While Wayne Besen loves New York City, where he originally headquartered Truth Wins Out ( TWO ), Chicago has also always been a love of his.
"I've called Chicago my mistress for a long timeor 'my mister' would be more appropriate," he told Windy City Times.
This December Besen moved TWO operations to Chicago.
The non-profit organization, dedicated to eradicating LGBTQ prejudice, found New York to be too expensive to base its operations from there, and moved to Burlington, Vt., a small college town with a population a little more than 40,000.
"We have a luxury in terms of [being] a small organization. We can run it as long as we have an Internet hookup and a satellite dish somewhere near by, we can run it," Besen said.
But Besen said he longed for the resources and organizations that a bigger city could offer.
"We looked at other factors: livability, affordability, a strong LGBT community. Chicago just seemed like a really great fit," he said. "Chicago just made a lot of sense. It's an incredible city with a very strong LGBT community and it's also a lot more affordable than Manhattan, or even Brooklyn now."
Besen said he was excited to be moving to the Midwest, but also said the region in general can be a contentious place, with organizations like Americans for Truth About Homosexuality, which is based in Illinois.
"I think the general region where you have incredibly strong community," he said. "Also in the Midwest there's a lot of fundamentalists as well, as you know, in the area. Even our nemesis Peter LaBarbera is right around the corner."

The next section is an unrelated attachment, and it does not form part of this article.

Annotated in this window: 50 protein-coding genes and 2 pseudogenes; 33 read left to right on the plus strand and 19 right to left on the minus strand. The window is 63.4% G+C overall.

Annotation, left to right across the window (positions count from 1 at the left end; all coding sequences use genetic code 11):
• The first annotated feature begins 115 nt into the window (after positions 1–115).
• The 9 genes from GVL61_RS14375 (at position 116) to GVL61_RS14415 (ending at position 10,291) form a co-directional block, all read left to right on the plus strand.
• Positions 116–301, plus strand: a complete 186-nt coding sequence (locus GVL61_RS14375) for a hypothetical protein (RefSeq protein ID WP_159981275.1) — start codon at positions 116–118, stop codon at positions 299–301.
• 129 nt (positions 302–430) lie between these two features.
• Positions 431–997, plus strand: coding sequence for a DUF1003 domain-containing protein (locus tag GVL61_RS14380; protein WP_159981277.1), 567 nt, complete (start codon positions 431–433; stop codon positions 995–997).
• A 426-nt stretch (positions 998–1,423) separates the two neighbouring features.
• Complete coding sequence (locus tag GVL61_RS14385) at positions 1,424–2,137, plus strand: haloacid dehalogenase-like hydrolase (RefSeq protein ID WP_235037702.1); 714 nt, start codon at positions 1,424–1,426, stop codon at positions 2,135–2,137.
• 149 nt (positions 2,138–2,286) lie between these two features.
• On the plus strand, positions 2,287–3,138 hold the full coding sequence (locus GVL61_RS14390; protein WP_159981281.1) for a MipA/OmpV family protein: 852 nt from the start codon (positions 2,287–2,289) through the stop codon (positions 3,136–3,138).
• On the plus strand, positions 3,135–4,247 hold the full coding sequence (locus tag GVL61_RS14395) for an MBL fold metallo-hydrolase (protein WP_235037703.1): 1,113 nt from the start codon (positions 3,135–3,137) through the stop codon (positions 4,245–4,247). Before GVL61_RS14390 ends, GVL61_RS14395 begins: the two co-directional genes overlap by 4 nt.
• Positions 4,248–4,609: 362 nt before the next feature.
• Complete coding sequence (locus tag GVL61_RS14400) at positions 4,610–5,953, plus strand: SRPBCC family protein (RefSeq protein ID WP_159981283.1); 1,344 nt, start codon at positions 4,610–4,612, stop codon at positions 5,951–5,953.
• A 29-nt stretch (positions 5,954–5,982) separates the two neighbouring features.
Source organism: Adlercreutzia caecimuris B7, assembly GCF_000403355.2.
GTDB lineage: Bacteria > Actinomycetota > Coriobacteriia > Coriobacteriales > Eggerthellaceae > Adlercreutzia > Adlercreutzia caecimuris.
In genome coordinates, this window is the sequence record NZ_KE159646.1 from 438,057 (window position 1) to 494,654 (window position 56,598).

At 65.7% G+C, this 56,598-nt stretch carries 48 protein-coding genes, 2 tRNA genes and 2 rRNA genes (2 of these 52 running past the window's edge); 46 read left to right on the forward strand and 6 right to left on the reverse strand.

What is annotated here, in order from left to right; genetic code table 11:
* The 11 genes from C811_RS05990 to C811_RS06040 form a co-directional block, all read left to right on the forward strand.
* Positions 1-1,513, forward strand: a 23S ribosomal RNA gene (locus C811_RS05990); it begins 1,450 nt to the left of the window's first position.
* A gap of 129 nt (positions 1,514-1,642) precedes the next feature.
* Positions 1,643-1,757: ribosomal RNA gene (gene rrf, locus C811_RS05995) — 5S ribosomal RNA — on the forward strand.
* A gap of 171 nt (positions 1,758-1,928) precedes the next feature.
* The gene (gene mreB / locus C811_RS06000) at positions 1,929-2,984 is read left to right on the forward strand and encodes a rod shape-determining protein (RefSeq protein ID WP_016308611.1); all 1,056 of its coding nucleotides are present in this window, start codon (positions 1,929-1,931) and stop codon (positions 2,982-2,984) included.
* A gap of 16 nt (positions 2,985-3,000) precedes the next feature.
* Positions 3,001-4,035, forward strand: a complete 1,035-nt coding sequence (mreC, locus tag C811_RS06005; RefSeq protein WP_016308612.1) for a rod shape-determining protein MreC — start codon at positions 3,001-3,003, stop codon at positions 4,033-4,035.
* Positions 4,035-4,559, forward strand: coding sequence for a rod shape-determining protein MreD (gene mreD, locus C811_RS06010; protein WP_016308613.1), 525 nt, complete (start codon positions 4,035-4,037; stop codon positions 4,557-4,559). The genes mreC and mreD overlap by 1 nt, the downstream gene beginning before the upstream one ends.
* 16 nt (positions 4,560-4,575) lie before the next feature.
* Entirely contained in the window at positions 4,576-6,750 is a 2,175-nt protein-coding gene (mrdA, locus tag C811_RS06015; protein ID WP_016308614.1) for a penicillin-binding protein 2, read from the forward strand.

"I'm sure the ex-gay organizations aren't going to be thrilled with our presence there," he later added.
While he and his husband Jamie Brundage had already planned on moving before the llinois marriage equality bill had gone for a vote before the Illinois House of Representatives, Besen said he was relieved that they will not have to downgrade their marriage.
Besen said TWO is currently working on three major projects: the Not All Christians Are Like That Project, an LGBTscience.org website, and a definitive website on the extremism of what he terms the ex-gay movement, which is still in its developing stages.
"We want to do some more in-depth research and really look at these groups and make a persuasive case, not just slap some stuff up there or do things that have been done before," he said.
Besenwho said he has spoken at the Center on Halsted, worked with the Gay Liberation Network, and conducted press conferences with gay-rights activist Rick Garciasaid the move to Chicago will open the organization to better fundraising and less travel, among other things.
"I think we'll be in a much better position in terms of getting people involved, and I think it will improve the development arena," he said. "We work together whenever possible, and so we're looking forward to making some new friends, and reconnecting with some old ones."
Besen sees the current cultural state for gays and lesbians as a decisive one, which can put an end to discrimination.
"The ex-gay industry has been fairly discredited and severely weakened in the United States. This is the time to finish the job," he said. "That doesn't mean they won't still be there, to some extent. As long as there is prejudice and discrimination there will be a market for these types."
As for the city of broad shoulders, Besen said he and his husband are looking forward to a thriving LGBT community, making new friends, and returning to city life.
"Just the energy," he said. "You just can't manufacture that anywhere. As much as you'd like to, you can only get that in a few places."